Anarcho-capitalism is enacted through peer-to-peer foundations like infamous trend forecaster K-HOLE, or open-source groups (online) such as Ikea made fashion, ytinifninfinity, or the ever-wearable Vetememes rip-off trend. One could argue that artists like Debora Delmar Corp. or Nik Kosmas are in opposition to the semi-corporate cultural accelerationist aesthetics of DIS Magazine. In BB9, DDC’s mint smoothies nods toward ‘greenwashing’ —a PR tool which gives your product a green sheen that doesn’t live up to its actual ethical standards. This could be seen as antagonistic in relation to the ‘cultural capital’ accumulated from events like biennales. Kosmas’ garish structures also offer a healthy foundation for simple training sessions, including a power rack, squat rack and weight rig used once a week for a 75-minute training session at the price of 10€. Both functional sculptures have a certain proletarian persona through their principal efforts of self-oriented and wellness-via-viewer interaction. But one wouldn’t dare say this may not align with DIS in the glass halls of the Akademie der Kunst. It’s too precarious. It’s too crass to speak of political alignments post-1968. We also saw how badly it turned out for Artur Żmijewski when he invited Occupy demonstrators in 2012 to occupy the Biennale —it was dubbed the very last gasp of air for the movement by Noah Fischer in Field Journal, as well as the worst Biennale (to date) by many young contemporary artists, alienating both art viewer and activist with its vanilla statement-making.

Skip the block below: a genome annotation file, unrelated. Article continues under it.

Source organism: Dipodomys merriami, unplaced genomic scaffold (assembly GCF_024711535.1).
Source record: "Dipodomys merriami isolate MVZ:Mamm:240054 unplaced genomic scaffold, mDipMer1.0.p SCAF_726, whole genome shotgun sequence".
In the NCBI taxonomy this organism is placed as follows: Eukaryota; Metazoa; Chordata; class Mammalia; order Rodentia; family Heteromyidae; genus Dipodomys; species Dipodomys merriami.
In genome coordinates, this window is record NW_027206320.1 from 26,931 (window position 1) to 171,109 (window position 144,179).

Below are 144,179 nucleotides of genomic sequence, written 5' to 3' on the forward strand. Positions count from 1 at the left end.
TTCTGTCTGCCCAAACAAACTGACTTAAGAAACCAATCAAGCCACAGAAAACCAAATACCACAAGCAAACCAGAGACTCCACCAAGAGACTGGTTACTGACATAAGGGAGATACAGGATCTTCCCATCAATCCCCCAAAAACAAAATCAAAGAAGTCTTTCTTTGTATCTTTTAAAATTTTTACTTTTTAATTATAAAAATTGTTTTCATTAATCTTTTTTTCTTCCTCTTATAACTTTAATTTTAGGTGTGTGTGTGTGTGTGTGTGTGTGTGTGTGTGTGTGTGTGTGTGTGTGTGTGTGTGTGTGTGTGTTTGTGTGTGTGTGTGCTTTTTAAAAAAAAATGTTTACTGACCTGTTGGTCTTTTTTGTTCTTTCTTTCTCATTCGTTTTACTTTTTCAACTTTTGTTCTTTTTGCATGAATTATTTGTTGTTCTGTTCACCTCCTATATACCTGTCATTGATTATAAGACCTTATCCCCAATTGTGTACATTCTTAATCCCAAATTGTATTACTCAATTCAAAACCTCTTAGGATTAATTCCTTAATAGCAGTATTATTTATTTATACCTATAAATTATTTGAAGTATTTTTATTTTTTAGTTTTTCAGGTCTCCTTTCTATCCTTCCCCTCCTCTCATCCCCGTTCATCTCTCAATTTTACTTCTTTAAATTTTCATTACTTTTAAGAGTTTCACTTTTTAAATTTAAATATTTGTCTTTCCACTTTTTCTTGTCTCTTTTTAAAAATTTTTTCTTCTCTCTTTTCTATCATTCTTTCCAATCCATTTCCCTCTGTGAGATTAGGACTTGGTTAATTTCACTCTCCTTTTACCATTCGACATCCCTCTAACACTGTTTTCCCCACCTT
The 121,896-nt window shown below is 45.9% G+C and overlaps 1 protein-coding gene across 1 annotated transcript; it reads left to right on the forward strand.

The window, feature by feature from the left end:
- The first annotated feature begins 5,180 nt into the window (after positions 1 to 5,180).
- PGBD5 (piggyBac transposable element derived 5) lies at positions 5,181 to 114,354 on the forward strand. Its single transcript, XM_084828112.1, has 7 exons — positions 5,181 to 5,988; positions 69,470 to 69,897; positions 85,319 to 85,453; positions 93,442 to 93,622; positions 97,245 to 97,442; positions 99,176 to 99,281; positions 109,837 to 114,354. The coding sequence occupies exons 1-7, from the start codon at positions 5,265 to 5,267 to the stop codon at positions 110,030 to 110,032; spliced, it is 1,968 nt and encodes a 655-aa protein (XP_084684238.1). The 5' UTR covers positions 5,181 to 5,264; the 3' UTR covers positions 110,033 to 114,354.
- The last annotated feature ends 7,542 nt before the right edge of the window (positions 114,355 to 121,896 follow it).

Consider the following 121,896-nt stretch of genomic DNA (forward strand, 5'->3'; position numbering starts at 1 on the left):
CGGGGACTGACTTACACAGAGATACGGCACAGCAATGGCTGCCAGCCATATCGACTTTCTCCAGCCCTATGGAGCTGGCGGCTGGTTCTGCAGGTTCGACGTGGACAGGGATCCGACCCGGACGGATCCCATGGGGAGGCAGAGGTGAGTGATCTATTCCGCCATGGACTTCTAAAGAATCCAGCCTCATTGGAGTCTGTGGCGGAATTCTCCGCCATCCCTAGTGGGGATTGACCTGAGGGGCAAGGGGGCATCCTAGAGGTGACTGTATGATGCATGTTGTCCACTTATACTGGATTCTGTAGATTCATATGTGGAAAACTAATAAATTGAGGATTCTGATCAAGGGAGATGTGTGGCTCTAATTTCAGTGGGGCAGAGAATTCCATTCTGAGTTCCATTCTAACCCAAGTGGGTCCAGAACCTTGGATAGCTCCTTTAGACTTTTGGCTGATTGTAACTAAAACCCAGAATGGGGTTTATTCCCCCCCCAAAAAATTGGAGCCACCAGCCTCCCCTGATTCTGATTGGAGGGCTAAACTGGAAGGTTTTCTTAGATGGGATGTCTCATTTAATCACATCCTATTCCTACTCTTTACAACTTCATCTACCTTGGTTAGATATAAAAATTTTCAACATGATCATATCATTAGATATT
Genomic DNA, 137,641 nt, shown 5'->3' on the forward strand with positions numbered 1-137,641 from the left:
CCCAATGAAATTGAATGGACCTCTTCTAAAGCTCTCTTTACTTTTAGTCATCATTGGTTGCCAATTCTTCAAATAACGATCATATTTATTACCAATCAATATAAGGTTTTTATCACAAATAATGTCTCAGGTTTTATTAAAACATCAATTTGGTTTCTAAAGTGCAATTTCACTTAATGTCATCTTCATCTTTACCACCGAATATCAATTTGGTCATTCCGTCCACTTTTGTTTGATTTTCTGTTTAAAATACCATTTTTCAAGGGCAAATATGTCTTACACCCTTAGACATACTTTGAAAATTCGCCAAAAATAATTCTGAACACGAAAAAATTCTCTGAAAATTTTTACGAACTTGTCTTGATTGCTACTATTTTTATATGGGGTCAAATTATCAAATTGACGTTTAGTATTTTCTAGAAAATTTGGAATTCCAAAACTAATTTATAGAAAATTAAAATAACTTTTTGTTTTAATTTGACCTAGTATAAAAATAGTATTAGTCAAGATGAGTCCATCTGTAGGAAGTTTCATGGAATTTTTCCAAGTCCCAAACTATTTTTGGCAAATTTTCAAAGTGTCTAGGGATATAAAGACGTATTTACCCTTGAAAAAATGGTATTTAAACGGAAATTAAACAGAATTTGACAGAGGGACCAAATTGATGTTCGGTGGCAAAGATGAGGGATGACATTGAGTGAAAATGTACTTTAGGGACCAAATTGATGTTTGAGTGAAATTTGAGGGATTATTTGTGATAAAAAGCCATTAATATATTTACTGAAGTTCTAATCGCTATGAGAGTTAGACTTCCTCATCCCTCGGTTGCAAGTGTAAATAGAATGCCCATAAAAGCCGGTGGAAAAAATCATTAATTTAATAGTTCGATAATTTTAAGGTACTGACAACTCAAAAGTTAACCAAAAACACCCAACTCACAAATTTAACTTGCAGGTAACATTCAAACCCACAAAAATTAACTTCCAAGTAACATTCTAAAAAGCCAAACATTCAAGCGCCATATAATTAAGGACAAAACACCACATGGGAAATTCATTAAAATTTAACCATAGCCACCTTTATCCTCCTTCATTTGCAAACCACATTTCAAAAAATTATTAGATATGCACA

Nik Kosmas @ 9th Berlin Biennale for Contemporary Art. Installation view. Photo by Tim Ohler. Courtesy the artist.
Nik Kosmas @ 9th Berlin Biennale for Contemporary Art. Installation view. Photo by Tim Ohler. Courtesy the artist.

This lack of radicality aligns with the dis-innovation of the internet at present, as it becomes tamer, less diverse, more grounded and more homogenous. The dream started to fade along with the ready acceptance of ‘post-internet’ as a genre with which to be affiliated —last summer no one would be seen petrified in it but now the label is one worn with brazen pride. LA-based artist Petra Cortright is the best example of this shift. One of the first digital artists to enjoy commercial success, she credulously and ironically just renounced the internet in a recent interview with Amuse: